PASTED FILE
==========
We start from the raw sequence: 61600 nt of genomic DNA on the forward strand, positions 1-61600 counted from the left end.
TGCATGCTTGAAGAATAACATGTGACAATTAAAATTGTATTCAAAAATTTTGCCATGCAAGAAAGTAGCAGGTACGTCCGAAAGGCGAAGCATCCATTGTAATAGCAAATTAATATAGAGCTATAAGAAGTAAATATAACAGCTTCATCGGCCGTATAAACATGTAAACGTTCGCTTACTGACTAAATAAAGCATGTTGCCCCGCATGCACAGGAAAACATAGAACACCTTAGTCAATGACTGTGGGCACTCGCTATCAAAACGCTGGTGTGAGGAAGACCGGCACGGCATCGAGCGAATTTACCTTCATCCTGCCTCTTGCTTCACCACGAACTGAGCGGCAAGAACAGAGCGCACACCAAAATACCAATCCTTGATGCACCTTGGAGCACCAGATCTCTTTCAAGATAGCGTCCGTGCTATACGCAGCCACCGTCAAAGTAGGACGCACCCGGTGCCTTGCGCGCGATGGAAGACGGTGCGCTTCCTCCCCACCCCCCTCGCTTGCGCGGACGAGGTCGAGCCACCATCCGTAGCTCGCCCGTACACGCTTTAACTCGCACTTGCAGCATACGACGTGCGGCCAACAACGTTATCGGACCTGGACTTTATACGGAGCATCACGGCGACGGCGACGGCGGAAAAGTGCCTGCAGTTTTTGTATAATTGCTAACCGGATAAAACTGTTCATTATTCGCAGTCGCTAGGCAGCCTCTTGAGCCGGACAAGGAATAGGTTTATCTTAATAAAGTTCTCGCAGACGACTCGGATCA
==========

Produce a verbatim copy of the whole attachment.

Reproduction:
We start from the raw sequence: 61600 nt of genomic DNA on the forward strand, positions 1-61600 counted from the left end.
TGCATGCTTGAAGAATAACATGTGACAATTAAAATTGTATTCAAAAATTTTGCCATGCAAGAAAGTAGCAGGTACGTCCGAAAGGCGAAGCATCCATTGTAATAGCAAATTAATATAGAGCTATAAGAAGTAAATATAACAGCTTCATCGGCCGTATAAACATGTAAACGTTCGCTTACTGACTAAATAAAGCATGTTGCCCCGCATGCACAGGAAAACATAGAACACCTTAGTCAATGACTGTGGGCACTCGCTATCAAAACGCTGGTGTGAGGAAGACCGGCACGGCATCGAGCGAATTTACCTTCATCCTGCCTCTTGCTTCACCACGAACTGAGCGGCAAGAACAGAGCGCACACCAAAATACCAATCCTTGATGCACCTTGGAGCACCAGATCTCTTTCAAGATAGCGTCCGTGCTATACGCAGCCACCGTCAAAGTAGGACGCACCCGGTGCCTTGCGCGCGATGGAAGACGGTGCGCTTCCTCCCCACCCCCCTCGCTTGCGCGGACGAGGTCGAGCCACCATCCGTAGCTCGCCCGTACACGCTTTAACTCGCACTTGCAGCATACGACGTGCGGCCAACAACGTTATCGGACCTGGACTTTATACGGAGCATCACGGCGACGGCGACGGCGGAAAAGTGCCTGCAGTTTTTGTATAATTGCTAACCGGATAAAACTGTTCATTATTCGCAGTCGCTAGGCAGCCTCTTGAGCCGGACAAGGAATAGGTTTATCTTAATAAAGTTCTCGCAGACGACTCGGATCA